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Anticancer Res. 2009 Apr;29(4):1345-8.

Variations in blood ghrelin levels in prostate cancer patients submitted to hormone suppressive treatment.

Author information

1
Department of Urology, University of Bologna, 40138 Bologna, Italy. alessandro.bertaccini@gmail.com

Abstract

BACKGROUND:

Ghrelin is a natural growth hormone segretagogue (GHS), involved in the biology of a number of diseases such as lung cancer and prostate cancer. The aim of this study is to assess the relationship existing between ghrelin and testosterone, insulin, and PSA in prostate adenocarcinoma.

PATIENTS AND METHODS:

A patient population and a control population were studied. The former consisted of 18 individuals, age range 50-75 years, with a primary histological diagnosis of prostate adenocarcinoma that were divided into two equal groups of 9 patients each. The control population consisted of 40 normogonadic healthy males aged between 23 and 77 years (average age 43). The first group was treated with oral bicalutamide with a daily dose of 150 mg, while the second group was treated with an intramuscular injection of 11.25 mg of leuprorelin every three months. Total ghrelin was measured with a radio immunological direct method using Phoenix's ghrelin human RIA kit. Intra-assay variance was 8.2% and inter-assay variance was 11.4% . Acylated-ghrelin was measured by applying an extraction method using C18 columns followed by radio immunological dosage with antibody and peninsula tracer. Intra-assay variance was 6.1% and inter-assay variance was 8.7% . All other blood parameters were analysed at the central laboratory of the S. Orsola-Malpighi Polyclinic in Bologna. PSA and testosterone were used to assess response to treatment. The PSA monitoring was achieved with a chemio-luminescence assay method (Roche Modular analytics E 170). Free T was also measured using a direct RIA kit (Diagnostic Systems Laboratories, Inc.).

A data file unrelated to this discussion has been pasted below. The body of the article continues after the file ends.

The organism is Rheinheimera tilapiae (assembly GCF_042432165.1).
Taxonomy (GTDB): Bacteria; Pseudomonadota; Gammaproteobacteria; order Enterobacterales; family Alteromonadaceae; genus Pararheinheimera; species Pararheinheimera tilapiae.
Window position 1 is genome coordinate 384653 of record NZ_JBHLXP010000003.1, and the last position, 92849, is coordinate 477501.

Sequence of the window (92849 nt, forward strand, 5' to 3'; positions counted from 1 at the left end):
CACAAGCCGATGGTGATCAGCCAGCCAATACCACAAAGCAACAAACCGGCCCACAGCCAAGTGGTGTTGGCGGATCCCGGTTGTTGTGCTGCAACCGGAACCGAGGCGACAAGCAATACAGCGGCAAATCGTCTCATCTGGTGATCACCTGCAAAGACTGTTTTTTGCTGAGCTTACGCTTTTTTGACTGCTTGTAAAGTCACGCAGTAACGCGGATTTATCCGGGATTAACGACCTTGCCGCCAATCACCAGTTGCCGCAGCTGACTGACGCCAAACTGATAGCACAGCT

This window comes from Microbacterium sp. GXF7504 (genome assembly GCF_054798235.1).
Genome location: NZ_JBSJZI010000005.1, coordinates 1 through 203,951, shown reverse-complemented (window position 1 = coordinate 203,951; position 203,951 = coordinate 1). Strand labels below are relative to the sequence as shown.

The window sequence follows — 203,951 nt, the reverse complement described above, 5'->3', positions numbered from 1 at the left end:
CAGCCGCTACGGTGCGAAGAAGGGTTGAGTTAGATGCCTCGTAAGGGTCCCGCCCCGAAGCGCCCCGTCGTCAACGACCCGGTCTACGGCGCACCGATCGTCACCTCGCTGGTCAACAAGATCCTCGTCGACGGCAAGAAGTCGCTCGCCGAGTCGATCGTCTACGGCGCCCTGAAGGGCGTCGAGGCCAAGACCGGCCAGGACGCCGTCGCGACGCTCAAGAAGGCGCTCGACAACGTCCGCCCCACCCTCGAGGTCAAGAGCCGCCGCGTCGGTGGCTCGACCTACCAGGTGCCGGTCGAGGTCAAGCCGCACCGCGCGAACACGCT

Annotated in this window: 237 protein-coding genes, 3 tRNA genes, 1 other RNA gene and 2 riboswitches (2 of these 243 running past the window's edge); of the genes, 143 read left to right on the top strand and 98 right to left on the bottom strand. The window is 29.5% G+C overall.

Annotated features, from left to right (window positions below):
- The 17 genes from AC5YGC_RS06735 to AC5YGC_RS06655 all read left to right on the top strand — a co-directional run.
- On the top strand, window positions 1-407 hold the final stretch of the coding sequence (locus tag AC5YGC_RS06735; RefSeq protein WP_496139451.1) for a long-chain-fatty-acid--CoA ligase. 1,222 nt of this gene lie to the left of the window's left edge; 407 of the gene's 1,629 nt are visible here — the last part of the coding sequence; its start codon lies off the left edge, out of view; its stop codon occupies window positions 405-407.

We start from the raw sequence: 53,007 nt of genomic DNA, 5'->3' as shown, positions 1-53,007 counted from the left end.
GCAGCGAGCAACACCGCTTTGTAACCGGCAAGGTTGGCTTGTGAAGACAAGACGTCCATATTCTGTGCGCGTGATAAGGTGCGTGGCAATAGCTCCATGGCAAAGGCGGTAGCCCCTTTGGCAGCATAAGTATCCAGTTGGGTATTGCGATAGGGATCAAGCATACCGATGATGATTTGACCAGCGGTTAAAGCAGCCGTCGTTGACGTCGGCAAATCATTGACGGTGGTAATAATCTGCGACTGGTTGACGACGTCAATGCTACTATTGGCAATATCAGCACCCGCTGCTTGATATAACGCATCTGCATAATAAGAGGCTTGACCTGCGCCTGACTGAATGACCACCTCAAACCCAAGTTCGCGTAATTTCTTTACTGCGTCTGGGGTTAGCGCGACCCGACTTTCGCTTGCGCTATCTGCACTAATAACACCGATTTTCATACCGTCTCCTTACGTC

RESULTS:

In the four months during which patients underwent pharmacological treatment, testosterone values varied significantly (p<0.05) in both groups. No variations (p>0.05) were found for ghrelin, acylated-ghrelin and insulin.

CONCLUSION:

It is concluded that in patients with prostate neoplasms there is no correlation between the variations of circulating levels of ghrelin and those of testosterone.

PMID:
19414385
[Indexed for MEDLINE]
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